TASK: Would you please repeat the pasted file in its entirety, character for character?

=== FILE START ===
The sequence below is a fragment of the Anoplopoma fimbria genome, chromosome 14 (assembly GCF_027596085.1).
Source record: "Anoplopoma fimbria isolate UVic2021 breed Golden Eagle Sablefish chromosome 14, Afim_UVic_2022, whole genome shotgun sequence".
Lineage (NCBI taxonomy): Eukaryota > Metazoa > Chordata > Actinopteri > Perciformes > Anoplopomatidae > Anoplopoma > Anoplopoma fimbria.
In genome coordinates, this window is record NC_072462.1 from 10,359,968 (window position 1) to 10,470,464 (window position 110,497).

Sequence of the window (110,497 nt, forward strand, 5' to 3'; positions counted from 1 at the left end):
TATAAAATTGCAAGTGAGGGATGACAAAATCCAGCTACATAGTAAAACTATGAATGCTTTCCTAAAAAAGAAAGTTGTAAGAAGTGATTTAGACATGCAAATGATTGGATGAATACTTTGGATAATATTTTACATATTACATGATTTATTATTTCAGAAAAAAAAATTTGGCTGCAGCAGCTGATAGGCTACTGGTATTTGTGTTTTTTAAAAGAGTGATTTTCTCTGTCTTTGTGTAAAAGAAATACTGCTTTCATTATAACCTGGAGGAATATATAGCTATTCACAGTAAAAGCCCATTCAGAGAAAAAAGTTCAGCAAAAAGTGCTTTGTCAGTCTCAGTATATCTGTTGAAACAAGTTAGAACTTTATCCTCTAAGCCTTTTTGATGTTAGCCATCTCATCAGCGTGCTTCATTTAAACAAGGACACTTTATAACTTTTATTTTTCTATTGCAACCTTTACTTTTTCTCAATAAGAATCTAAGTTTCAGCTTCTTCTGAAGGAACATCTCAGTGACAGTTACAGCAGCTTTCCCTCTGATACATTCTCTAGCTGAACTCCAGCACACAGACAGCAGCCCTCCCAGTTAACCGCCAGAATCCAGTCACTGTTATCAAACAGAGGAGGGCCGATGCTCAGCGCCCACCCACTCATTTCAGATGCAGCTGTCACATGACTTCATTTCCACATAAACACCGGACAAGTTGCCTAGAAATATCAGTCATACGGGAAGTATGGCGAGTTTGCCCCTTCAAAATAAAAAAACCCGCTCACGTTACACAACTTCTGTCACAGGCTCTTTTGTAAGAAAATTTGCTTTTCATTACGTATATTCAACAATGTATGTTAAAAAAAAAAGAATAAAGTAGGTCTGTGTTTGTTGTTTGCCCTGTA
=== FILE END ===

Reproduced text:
The sequence below is a fragment of the Anoplopoma fimbria genome, chromosome 14 (assembly GCF_027596085.1).
Source record: "Anoplopoma fimbria isolate UVic2021 breed Golden Eagle Sablefish chromosome 14, Afim_UVic_2022, whole genome shotgun sequence".
Lineage (NCBI taxonomy): Eukaryota > Metazoa > Chordata > Actinopteri > Perciformes > Anoplopomatidae > Anoplopoma > Anoplopoma fimbria.
In genome coordinates, this window is record NC_072462.1 from 10,359,968 (window position 1) to 10,470,464 (window position 110,497).

Sequence of the window (110,497 nt, forward strand, 5' to 3'; positions counted from 1 at the left end):
TATAAAATTGCAAGTGAGGGATGACAAAATCCAGCTACATAGTAAAACTATGAATGCTTTCCTAAAAAAGAAAGTTGTAAGAAGTGATTTAGACATGCAAATGATTGGATGAATACTTTGGATAATATTTTACATATTACATGATTTATTATTTCAGAAAAAAAAATTTGGCTGCAGCAGCTGATAGGCTACTGGTATTTGTGTTTTTTAAAAGAGTGATTTTCTCTGTCTTTGTGTAAAAGAAATACTGCTTTCATTATAACCTGGAGGAATATATAGCTATTCACAGTAAAAGCCCATTCAGAGAAAAAAGTTCAGCAAAAAGTGCTTTGTCAGTCTCAGTATATCTGTTGAAACAAGTTAGAACTTTATCCTCTAAGCCTTTTTGATGTTAGCCATCTCATCAGCGTGCTTCATTTAAACAAGGACACTTTATAACTTTTATTTTTCTATTGCAACCTTTACTTTTTCTCAATAAGAATCTAAGTTTCAGCTTCTTCTGAAGGAACATCTCAGTGACAGTTACAGCAGCTTTCCCTCTGATACATTCTCTAGCTGAACTCCAGCACACAGACAGCAGCCCTCCCAGTTAACCGCCAGAATCCAGTCACTGTTATCAAACAGAGGAGGGCCGATGCTCAGCGCCCACCCACTCATTTCAGATGCAGCTGTCACATGACTTCATTTCCACATAAACACCGGACAAGTTGCCTAGAAATATCAGTCATACGGGAAGTATGGCGAGTTTGCCCCTTCAAAATAAAAAAACCCGCTCACGTTACACAACTTCTGTCACAGGCTCTTTTGTAAGAAAATTTGCTTTTCATTACGTATATTCAACAATGTATGTTAAAAAAAAAAGAATAAAGTAGGTCTGTGTTTGTTGTTTGCCCTGTA